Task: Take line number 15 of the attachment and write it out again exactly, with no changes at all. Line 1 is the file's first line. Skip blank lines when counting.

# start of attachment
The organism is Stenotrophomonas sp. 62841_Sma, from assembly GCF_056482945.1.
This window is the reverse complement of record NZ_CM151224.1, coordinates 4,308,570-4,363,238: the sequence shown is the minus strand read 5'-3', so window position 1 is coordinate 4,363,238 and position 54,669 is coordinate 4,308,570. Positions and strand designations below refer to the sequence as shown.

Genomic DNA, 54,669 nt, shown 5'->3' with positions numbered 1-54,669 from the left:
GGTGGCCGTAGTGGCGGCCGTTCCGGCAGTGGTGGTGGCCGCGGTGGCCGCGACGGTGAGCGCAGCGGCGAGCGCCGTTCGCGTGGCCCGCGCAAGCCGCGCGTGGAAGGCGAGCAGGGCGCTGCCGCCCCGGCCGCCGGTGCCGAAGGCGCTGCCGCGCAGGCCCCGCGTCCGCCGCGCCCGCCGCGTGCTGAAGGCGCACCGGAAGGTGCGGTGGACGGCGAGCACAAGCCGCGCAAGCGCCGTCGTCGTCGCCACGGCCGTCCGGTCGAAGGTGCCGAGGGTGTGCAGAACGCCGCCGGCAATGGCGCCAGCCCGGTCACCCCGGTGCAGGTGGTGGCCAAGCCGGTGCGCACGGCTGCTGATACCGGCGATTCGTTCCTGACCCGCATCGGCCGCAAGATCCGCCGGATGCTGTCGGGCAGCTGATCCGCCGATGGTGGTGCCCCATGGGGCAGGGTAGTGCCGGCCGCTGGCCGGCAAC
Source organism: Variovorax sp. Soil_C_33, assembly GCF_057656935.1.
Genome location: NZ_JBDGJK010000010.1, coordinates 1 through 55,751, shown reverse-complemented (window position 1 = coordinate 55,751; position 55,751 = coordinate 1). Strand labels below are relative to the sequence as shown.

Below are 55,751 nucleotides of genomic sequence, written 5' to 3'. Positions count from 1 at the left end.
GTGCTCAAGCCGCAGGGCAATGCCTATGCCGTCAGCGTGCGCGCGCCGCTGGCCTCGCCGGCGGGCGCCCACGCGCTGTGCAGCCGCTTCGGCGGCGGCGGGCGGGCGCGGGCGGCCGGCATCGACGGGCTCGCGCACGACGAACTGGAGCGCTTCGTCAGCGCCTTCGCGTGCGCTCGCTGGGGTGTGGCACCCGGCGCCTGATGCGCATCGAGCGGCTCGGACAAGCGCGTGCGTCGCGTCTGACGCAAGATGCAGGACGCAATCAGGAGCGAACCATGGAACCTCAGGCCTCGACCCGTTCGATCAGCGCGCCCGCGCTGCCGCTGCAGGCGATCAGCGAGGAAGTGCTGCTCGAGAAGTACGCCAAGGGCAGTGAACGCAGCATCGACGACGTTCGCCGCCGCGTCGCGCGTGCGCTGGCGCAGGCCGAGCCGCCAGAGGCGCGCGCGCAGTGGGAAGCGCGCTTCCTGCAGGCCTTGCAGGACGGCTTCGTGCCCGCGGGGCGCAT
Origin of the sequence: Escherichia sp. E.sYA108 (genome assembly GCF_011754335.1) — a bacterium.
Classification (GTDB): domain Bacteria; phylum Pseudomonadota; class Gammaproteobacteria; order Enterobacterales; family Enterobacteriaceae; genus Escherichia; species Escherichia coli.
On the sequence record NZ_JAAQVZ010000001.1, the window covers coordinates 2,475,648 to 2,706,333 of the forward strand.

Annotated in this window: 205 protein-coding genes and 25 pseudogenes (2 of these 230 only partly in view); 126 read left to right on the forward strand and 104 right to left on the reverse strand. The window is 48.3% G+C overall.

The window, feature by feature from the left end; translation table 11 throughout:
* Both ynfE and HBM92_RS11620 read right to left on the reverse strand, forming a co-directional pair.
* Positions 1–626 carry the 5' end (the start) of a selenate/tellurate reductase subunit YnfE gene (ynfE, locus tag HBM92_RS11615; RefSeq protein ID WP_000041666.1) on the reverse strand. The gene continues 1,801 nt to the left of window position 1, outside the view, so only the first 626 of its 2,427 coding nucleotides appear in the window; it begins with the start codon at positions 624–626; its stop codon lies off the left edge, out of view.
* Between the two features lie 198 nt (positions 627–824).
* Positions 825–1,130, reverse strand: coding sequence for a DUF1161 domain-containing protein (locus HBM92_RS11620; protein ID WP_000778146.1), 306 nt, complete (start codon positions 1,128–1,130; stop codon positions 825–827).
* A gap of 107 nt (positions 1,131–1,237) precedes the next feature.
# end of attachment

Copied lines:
* Positions 1–626 carry the 5' end (the start) of a selenate/tellurate reductase subunit YnfE gene (ynfE, locus tag HBM92_RS11615; RefSeq protein ID WP_000041666.1) on the reverse strand. The gene continues 1,801 nt to the left of window position 1, outside the view, so only the first 626 of its 2,427 coding nucleotides appear in the window; it begins with the start codon at positions 624–626; its stop codon lies off the left edge, out of view.